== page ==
Workers’ compensation costs and claims frequency in the healthcare sector are going down, according to a report that studied 1,1150 facilities in 11 states.
Aon Risk Solutions’ Health Care Workers’ Compensation Barometer report projects that workers’ compensation loss rates and frequency in the sector will decrease by one percent annually. Frequency of workers’ compensation claims has been consistently decreasing at the same level for 10 years, the report said.
Workers’ compensation claim severity, however, has been slowly increasing at a rate of two percent per year.
Survey data highlighting specific concerns and issues within the healthcare industry highlighted patient management, including handling and lifting, as the number one concern of risk managers. Patient management accounts for one-third of all claims and has the highest average indemnity payout of all causes of loss.
“Patient handling is clearly a leading concern in the healthcare industry; however, risks associated with emerging outbreaks like Ebola are driving new conversations in the boardroom,” said Barry Weiner, managing director and National Senior Care Practice leader.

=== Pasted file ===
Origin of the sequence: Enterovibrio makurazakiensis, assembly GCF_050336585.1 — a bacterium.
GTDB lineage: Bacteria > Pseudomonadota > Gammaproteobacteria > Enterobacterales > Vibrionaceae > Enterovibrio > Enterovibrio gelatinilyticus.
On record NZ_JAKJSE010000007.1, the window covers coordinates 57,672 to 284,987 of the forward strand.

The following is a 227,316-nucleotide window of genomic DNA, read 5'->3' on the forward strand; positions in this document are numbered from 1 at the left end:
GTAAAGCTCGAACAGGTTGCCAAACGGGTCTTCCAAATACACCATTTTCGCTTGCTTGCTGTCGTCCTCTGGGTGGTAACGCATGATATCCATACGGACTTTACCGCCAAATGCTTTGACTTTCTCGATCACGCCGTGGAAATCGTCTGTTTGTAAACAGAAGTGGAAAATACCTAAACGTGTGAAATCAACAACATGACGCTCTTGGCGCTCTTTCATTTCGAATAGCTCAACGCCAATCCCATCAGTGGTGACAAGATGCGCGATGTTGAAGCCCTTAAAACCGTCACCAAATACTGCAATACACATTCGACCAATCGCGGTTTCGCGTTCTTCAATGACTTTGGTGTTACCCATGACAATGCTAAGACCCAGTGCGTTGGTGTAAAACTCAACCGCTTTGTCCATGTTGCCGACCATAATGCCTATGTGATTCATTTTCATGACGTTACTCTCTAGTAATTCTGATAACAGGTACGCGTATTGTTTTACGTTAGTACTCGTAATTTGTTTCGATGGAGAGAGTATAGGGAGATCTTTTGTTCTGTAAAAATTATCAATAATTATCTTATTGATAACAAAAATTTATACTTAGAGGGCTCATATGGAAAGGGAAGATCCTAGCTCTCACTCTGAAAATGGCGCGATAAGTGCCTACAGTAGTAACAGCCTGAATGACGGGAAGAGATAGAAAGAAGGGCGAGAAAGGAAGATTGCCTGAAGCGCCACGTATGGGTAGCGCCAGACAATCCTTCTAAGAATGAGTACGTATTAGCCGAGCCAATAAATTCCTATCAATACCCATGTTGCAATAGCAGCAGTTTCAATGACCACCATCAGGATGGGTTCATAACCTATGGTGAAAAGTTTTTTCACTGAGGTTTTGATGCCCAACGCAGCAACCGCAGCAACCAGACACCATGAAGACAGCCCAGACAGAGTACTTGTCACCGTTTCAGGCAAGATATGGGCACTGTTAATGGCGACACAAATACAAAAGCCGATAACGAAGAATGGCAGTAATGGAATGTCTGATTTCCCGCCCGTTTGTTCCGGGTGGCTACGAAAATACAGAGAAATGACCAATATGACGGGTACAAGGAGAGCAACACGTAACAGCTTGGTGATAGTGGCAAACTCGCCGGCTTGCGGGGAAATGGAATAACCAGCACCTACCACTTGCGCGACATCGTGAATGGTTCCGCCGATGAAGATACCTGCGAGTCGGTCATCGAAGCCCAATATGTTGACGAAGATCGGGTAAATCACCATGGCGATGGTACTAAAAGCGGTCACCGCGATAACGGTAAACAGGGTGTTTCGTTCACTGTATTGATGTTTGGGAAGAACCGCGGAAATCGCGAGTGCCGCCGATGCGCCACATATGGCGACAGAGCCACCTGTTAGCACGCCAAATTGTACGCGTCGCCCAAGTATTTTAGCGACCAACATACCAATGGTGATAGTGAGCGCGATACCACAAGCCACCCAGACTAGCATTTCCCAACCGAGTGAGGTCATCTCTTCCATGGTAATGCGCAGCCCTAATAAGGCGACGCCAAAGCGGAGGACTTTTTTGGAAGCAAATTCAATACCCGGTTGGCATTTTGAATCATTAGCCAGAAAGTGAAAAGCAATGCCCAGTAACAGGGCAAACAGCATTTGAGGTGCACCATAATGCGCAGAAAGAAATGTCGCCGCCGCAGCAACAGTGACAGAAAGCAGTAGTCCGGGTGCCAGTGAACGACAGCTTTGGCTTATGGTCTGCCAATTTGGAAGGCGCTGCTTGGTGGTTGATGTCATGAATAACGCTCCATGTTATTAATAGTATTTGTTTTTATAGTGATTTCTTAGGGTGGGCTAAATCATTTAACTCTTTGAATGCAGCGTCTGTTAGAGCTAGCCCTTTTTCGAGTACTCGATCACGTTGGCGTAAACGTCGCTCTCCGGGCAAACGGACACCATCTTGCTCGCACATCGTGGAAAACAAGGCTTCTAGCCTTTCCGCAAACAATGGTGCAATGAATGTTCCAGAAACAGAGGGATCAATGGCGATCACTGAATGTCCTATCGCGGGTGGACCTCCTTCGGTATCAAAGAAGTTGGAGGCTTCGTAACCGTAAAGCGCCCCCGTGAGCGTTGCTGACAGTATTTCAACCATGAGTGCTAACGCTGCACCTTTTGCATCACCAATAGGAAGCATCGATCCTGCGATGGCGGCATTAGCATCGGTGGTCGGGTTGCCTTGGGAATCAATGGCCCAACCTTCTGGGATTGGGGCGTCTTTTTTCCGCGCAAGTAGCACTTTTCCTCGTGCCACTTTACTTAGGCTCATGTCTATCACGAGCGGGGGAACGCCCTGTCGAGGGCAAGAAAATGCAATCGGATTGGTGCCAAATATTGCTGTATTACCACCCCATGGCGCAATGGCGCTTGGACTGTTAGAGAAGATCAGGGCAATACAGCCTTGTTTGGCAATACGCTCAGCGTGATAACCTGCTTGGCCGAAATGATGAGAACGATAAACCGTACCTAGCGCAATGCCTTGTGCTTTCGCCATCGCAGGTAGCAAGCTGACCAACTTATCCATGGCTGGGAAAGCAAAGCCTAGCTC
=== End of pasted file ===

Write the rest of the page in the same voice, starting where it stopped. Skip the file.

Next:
Weiner said that risks, such as materials handling, used to be a small average indemnity paid relative to other causes of loss but the frequency of these types of claims appears to be on the rise.
Other findings from Aon’s report include:
- 90 percent of survey respondents have a return-to-work program but only 65 percent have metrics in place to test the effectiveness of the program.
- 95 percent of survey respondents have a formal safety committee.
- 17 percent of survey respondents have a safety incentive program in place.
- For the 2015 accident year, Aon projects that healthcare facilities will experience an annual loss rate of $0.75 per $100 of payroll. This projection applies at the countrywide level and is made assuming a $500,000 per occurrence limit.
- Home health care aide, as an occupation, has the highest average indemnity cost among workers’ compensation claims. This is potentially due to patient management.
- Among the 11 states profiled within the report, California ($2.18) has the highest projected loss rate for 2015; Tennessee ($0.48) has the lowest projected loss rate for 2015.
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